The petition highlighted that Santoshi’s death was due to the cancellation of her poor Dalit family’s ration card since it had not been linked to their Aadhaar card. Their rations had been stopped from March 2017, because of which, the entire family had been starving. On the day of Santoshi’s death, her mother served her some tea and salt – the only two things they had left. Later that night, Santoshi died, the plea said. Gonsalves has contended that in many states, the “notification is there but when tribals go to the centres there is no ration.”

(Source: ANI)

Case BriefsSupreme Court

Supreme Court: Irked over repeated failures of the Centre and States to file their replies, the bench of N V Ramana, Ajay Rastogi and V Ramasubramanian, JJ came down heavily and imposed cost of Rs. 5 lakh on them for not complying with its directions to file their affidavits on a PIL seeking setting up of community kitchens across the country. During the hearing, the Court said if the Union of India and the States file their affidavit in the next 24 hours then they will have to pay only Rs. 1 lakh fine, whereas those who still fail to submit it by then will have to pay Rs 5 lakh fine.

The Court said that five states, Punjab, Nagaland, Karnataka, Uttarakhand and Jharkhand, and Union Territory of Andaman and Nicobar, who have filed their responses on the PIL filed by Anun Dhawan, will not pay any fine.

The Court said that,

“It is unfortunate to note that even after lapse of considerable period of time, there is no proper response from the State Governments.”

Advocate Ashima Mandla, appearing for the petitioner said that five months have passed since the Court had issued notice and except for five states and one union territory, no other states and UTs have filed their response. She said that 69% of children under the age of five who have lost their lives are due to malnutrition and it is high time that States take steps to set up community kitchens.

Additional Solicitor General Madhavi Divan, appearing for the Centre sought some more time to file response to the PIL. The bench, however, posted the matter for further hearing on February 17 and asked the Centre and state to file their responses at the earliest with the cost.

The Court had on October 18 favoured setting up of community kitchens, saying the country needs this kind of system to tackle the problem of hunger. It had issued notices to the Centre and all states seeking their responses on a PIL seeking directions to all the states and union territories (UTs) to formulate a scheme for community kitchens to combat hunger and malnutrition.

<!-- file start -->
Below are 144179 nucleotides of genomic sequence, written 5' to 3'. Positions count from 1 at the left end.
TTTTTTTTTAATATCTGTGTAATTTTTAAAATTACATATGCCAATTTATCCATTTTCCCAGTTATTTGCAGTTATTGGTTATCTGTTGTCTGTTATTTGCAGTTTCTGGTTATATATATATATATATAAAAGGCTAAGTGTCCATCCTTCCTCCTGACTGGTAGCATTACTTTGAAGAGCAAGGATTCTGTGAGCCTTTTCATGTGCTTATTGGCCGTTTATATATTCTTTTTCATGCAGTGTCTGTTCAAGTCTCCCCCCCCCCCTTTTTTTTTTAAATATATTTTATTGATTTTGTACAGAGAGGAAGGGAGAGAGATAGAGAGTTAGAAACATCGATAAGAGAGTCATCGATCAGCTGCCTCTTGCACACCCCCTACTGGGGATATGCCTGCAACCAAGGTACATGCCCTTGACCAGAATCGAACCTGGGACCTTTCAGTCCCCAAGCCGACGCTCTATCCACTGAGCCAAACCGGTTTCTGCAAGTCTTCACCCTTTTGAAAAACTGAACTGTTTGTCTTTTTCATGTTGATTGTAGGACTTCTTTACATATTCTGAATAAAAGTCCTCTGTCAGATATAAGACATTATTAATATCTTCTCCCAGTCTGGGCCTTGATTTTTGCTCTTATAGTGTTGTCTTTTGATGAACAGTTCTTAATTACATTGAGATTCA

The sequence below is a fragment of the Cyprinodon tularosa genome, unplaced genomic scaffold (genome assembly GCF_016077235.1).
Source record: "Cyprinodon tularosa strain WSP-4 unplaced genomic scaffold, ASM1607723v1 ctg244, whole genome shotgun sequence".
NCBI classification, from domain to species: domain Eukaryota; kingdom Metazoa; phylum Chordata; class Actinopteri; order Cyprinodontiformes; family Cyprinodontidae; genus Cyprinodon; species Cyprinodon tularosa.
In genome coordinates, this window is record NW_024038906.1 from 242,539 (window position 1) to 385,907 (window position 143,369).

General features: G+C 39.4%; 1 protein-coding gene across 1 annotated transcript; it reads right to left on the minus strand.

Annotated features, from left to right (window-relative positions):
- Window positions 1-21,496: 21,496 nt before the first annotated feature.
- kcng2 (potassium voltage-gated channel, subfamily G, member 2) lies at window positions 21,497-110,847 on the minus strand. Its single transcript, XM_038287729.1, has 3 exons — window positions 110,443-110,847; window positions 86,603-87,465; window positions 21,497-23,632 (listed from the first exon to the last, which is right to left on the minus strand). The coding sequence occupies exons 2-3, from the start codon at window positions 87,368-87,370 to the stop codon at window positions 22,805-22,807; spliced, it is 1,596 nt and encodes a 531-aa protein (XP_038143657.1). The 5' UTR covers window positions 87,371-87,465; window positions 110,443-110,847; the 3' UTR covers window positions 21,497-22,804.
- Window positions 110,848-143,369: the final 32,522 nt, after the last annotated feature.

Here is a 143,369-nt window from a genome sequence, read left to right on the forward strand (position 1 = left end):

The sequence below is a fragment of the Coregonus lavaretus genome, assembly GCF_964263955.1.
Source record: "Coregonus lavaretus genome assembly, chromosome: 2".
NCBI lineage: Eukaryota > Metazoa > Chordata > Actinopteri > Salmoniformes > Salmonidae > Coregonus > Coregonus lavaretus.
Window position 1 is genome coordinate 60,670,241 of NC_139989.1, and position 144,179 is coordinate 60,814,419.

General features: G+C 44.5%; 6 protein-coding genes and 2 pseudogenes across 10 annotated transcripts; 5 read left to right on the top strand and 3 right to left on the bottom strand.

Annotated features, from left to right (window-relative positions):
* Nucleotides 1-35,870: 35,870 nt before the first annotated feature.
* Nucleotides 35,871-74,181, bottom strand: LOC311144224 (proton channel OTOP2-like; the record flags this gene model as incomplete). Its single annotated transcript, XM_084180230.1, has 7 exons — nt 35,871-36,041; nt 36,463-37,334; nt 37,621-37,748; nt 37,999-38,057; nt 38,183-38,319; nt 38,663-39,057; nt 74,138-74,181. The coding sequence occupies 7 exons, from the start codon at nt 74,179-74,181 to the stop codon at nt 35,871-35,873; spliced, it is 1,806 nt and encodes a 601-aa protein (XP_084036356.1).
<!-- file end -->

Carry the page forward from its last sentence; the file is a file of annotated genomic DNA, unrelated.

The plea had claimed that many children, under the age of five, die every day due to hunger and malnutrition and this condition was violative of various fundamental rights, including the right to food and life of citizens. The PIL, filed by social activists Anun Dhawan, Ishann Dhawan and Kunjana Singh, had also sought a direction to the Centre for creating a national food grid for people falling outside the purview of the public distribution scheme.

It had also sought issuance of an order to the National Legal Services Authority (NLSA) for formulating a scheme to mitigate hunger-related deaths.

The plea referred to the state-funded community kitchens being run in Tamil Nadu, Andhra Pradesh, Uttarakhand, Odisha, Jharkhand and Delhi that serve meals at subsidised rates in hygienic conditions.

The plea also referred to the concepts of soup kitchen, meal centre, food kitchen or community kitchen, in other countries, where food is offered to the hungry usually for free or sometimes at below-market price.

The petition, filed through advocates Ashima Mandla and Fuzail Ahmad Ayyubi, had said that the Centre and its various ministries have initiated and implemented various schemes to combat hunger, malnutrition and the resulting starvation, although in reality, effective implementation of the schemes was “unclear and fairly limited”.

The statistics on starvation deaths in the country are unavailable and starvation as the cause of death can only be ascertained upon autopsy after death, the plea said, adding that global agencies report that more than three lakh children die every year in India because of hunger, whereas 38 per cent below the age of five are stunted.

“Implementation of community kitchens funded by state or in association with corporate social responsibility by a public-private partnership (PPP) may be implemented to complement the existing schemes,”

The petition also said that a 2010 report by the World Food Programme on the state of food insecurity in India indicates that increasing urban inequality, significant under-investment in urban health and nutrition infrastructure, workforce in casual or contract employment or even less remunerative self-employment, growth of slums and slum population lacking in most basic health and hygiene infrastructure has resulted in a permanent food and nutrition emergency.

[Anun Dhawan v. Union of India, 2020 SCC OnLine SC 165, order dated 10.02.2020]

(With inputs from PTI)